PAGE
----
From 1911 to 1914 Collingwood spent part of each year in France, researching for his planned book on the birds of France.
'16 May 1911, Alpes Maritimes, At the edge of the forest I heard a bird singing. Could it be a hedge sparrow? It was the same pleasant, quick outpouring of sound, but many of the notes were quite strange to me and the whole had an unfamiliar ring about it. So, to satisfactorily identify the poor little songster, I was obliged to shoot it - it was identical with our own accentor!'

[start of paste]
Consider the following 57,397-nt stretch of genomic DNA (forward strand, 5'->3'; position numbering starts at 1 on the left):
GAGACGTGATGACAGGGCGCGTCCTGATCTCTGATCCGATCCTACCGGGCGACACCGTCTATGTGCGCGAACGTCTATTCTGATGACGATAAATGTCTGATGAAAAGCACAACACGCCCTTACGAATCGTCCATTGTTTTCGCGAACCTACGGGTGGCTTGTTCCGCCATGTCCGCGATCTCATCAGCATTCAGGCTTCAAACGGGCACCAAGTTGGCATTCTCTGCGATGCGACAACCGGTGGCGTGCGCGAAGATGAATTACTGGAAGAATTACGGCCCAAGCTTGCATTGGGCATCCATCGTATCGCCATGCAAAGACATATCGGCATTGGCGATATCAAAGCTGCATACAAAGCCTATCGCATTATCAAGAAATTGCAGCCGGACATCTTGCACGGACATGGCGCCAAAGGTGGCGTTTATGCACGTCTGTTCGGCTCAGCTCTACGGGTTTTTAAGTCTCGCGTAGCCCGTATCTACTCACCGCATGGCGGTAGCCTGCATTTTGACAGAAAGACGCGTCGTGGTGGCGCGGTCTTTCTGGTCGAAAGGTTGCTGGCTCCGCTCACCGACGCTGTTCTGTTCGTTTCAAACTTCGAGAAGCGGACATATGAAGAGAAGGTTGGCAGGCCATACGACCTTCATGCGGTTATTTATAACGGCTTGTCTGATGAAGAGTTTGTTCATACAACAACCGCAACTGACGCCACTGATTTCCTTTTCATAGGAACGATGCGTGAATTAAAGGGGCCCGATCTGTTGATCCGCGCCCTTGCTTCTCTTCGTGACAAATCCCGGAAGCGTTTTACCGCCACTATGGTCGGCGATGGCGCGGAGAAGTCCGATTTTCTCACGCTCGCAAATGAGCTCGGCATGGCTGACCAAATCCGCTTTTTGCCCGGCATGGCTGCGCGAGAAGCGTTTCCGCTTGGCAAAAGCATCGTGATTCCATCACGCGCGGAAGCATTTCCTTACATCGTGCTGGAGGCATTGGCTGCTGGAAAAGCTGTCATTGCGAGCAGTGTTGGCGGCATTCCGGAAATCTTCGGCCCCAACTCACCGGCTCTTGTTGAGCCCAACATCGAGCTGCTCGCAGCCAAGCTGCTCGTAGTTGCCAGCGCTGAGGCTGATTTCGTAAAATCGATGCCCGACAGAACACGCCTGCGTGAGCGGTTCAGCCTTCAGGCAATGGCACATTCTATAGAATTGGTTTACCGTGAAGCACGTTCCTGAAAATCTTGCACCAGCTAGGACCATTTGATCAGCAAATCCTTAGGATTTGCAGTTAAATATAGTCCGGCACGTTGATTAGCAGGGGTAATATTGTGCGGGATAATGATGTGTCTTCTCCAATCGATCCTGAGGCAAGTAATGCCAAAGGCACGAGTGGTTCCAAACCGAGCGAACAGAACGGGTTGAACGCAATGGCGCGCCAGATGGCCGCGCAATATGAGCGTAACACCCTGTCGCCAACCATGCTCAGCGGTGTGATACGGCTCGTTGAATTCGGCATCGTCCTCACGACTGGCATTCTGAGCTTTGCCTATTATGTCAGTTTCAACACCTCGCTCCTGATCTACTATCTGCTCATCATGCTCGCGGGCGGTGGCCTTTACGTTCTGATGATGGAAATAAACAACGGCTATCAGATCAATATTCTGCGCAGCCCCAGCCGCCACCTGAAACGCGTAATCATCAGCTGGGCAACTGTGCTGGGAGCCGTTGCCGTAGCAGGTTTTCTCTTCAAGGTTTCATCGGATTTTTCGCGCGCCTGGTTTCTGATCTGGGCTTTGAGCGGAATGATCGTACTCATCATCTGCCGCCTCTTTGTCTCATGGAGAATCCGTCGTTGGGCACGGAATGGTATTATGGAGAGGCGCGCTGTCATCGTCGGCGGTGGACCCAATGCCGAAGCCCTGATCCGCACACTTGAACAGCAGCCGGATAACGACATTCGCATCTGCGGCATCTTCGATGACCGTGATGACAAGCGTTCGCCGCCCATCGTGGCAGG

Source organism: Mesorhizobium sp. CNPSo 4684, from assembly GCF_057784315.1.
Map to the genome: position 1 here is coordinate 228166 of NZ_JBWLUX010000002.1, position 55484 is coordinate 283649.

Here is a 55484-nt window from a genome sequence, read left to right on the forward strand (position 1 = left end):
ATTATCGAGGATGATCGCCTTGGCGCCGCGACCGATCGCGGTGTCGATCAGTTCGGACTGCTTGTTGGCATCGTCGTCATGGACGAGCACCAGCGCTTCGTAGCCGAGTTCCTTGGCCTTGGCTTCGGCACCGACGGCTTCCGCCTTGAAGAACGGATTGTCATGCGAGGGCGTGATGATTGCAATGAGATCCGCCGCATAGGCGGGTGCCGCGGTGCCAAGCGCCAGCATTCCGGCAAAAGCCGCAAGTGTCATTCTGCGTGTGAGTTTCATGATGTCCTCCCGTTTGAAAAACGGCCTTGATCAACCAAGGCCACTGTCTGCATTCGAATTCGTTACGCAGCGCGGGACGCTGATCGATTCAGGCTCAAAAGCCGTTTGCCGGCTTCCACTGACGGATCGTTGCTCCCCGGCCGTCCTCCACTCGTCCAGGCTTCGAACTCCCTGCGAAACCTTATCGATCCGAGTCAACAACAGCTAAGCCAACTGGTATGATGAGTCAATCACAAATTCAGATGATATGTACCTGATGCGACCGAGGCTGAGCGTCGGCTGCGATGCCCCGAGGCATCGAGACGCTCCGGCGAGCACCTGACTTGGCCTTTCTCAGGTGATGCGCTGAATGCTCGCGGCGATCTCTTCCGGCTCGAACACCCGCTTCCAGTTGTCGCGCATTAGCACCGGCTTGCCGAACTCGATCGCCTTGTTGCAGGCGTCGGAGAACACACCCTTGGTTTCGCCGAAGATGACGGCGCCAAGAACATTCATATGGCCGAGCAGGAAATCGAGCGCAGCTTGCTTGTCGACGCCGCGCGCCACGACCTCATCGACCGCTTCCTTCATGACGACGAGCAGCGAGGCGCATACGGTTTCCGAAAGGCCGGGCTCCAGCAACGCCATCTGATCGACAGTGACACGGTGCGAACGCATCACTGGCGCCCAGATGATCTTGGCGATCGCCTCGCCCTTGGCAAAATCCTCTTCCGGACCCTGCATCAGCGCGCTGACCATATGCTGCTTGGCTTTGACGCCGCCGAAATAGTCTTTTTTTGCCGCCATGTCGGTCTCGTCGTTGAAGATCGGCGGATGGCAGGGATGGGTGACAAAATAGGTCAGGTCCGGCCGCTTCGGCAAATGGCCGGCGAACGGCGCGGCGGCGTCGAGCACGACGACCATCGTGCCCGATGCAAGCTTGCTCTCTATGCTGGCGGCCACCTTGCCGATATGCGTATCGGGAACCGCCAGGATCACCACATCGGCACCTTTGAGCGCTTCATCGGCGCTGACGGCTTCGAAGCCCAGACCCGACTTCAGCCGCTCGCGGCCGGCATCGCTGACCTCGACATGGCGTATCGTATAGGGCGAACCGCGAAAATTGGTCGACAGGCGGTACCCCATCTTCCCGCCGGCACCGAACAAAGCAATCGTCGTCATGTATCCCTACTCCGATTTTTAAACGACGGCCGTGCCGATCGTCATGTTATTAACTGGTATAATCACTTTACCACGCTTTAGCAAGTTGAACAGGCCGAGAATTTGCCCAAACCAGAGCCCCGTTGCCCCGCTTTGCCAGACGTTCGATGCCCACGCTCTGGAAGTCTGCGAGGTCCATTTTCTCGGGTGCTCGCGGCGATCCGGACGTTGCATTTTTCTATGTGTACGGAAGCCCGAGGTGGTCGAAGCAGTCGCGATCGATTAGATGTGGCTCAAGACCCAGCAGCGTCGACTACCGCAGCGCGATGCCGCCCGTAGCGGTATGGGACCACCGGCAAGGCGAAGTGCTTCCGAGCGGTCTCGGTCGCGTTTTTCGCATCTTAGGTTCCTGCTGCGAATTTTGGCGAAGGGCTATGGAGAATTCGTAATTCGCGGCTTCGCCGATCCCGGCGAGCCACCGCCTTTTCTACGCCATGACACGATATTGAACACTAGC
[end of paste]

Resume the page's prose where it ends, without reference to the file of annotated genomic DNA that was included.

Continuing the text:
Collingwood had learnt his ornithology at a time when shooting to obtain specimens was necessary for the scientific study of birds, when egg-collecting was a widespread hobby as well as a scientific pursuit, and when nest disturbance was apparently not understood to carry a risk risk birds deserting their nests. He was not an egg-collector, but otherwise he was a man of his time.
For several years after his marriage in 1906, Collingwood seems to have done little sketching, By the time he travelled to France in spring 1914, only three months before the start of WW1, he was sketching freely again.